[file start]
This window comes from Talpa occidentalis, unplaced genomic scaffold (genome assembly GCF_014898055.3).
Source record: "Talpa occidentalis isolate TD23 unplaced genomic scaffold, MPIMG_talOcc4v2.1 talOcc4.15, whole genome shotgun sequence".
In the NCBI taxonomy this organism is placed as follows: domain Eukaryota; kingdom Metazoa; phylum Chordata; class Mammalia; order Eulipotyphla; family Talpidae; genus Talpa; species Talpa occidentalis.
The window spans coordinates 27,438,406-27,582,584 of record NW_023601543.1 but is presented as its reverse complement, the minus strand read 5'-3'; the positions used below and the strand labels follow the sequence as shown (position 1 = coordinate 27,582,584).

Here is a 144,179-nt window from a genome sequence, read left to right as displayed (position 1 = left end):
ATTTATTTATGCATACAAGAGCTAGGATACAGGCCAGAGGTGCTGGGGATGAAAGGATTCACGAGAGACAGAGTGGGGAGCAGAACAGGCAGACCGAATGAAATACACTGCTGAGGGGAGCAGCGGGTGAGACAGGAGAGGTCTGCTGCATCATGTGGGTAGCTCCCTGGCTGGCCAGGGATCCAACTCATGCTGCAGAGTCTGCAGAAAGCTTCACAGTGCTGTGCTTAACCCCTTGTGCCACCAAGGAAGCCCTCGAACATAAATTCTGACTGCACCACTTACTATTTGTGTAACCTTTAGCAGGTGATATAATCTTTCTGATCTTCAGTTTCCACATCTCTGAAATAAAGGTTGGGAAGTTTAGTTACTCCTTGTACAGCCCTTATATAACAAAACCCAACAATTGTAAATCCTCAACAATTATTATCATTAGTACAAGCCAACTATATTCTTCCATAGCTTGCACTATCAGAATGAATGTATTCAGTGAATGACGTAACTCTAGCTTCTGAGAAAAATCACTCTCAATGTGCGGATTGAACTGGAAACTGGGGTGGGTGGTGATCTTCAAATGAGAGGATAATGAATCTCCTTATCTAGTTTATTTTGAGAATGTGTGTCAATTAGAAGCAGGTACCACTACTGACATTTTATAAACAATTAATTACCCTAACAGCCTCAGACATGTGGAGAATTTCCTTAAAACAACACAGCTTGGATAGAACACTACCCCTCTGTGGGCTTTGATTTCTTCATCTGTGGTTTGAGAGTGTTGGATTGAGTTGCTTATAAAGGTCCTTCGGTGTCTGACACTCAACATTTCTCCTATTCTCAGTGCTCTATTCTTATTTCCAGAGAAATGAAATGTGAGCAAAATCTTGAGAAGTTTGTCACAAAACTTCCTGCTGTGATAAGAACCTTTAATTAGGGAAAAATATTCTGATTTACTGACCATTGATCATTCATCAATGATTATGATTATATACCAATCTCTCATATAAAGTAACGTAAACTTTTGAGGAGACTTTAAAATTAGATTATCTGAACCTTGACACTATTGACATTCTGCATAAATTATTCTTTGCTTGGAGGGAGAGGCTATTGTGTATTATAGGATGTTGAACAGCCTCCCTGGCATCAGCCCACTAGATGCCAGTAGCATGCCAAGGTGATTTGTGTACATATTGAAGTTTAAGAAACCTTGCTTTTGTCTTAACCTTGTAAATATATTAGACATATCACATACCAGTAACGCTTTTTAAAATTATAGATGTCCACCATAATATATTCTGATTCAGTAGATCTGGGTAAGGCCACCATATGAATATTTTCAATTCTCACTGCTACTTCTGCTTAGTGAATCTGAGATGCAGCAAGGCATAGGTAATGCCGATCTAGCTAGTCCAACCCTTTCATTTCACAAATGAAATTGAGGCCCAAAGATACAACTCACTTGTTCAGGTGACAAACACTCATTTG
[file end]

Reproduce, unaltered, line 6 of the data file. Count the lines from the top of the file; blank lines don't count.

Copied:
ATTTATTTATGCATACAAGAGCTAGGATACAGGCCAGAGGTGCTGGGGATGAAAGGATTCACGAGAGACAGAGTGGGGAGCAGAACAGGCAGACCGAATGAAATACACTGCTGAGGGGAGCAGCGGGTGAGACAGGAGAGGTCTGCTGCATCATGTGGGTAGCTCCCTGGCTGGCCAGGGATCCAACTCATGCTGCAGAGTCTGCAGAAAGCTTCACAGTGCTGTGCTTAACCCCTTGTGCCACCAAGGAAGCCCTCGAACATAAATTCTGACTGCACCACTTACTATTTGTGTAACCTTTAGCAGGTGATATAATCTTTCTGATCTTCAGTTTCCACATCTCTGAAATAAAGGTTGGGAAGTTTAGTTACTCCTTGTACAGCCCTTATATAACAAAACCCAACAATTGTAAATCCTCAACAATTATTATCATTAGTACAAGCCAACTATATTCTTCCATAGCTTGCACTATCAGAATGAATGTATTCAGTGAATGACGTAACTCTAGCTTCTGAGAAAAATCACTCTCAATGTGCGGATTGAACTGGAAACTGGGGTGGGTGGTGATCTTCAAATGAGAGGATAATGAATCTCCTTATCTAGTTTATTTTGAGAATGTGTGTCAATTAGAAGCAGGTACCACTACTGACATTTTATAAACAATTAATTACCCTAACAGCCTCAGACATGTGGAGAATTTCCTTAAAACAACACAGCTTGGATAGAACACTACCCCTCTGTGGGCTTTGATTTCTTCATCTGTGGTTTGAGAGTGTTGGATTGAGTTGCTTATAAAGGTCCTTCGGTGTCTGACACTCAACATTTCTCCTATTCTCAGTGCTCTATTCTTATTTCCAGAGAAATGAAATGTGAGCAAAATCTTGAGAAGTTTGTCACAAAACTTCCTGCTGTGATAAGAACCTTTAATTAGGGAAAAATATTCTGATTTACTGACCATTGATCATTCATCAATGATTATGATTATATACCAATCTCTCATATAAAGTAACGTAAACTTTTGAGGAGACTTTAAAATTAGATTATCTGAACCTTGACACTATTGACATTCTGCATAAATTATTCTTTGCTTGGAGGGAGAGGCTATTGTGTATTATAGGATGTTGAACAGCCTCCCTGGCATCAGCCCACTAGATGCCAGTAGCATGCCAAGGTGATTTGTGTACATATTGAAGTTTAAGAAACCTTGCTTTTGTCTTAACCTTGTAAATATATTAGACATATCACATACCAGTAACGCTTTTTAAAATTATAGATGTCCACCATAATATATTCTGATTCAGTAGATCTGGGTAAGGCCACCATATGAATATTTTCAATTCTCACTGCTACTTCTGCTTAGTGAATCTGAGATGCAGCAAGGCATAGGTAATGCCGATCTAGCTAGTCCAACCCTTTCATTTCACAAATGAAATTGAGGCCCAAAGATACAACTCACTTGTTCAGGTGACAAACACTCATTTG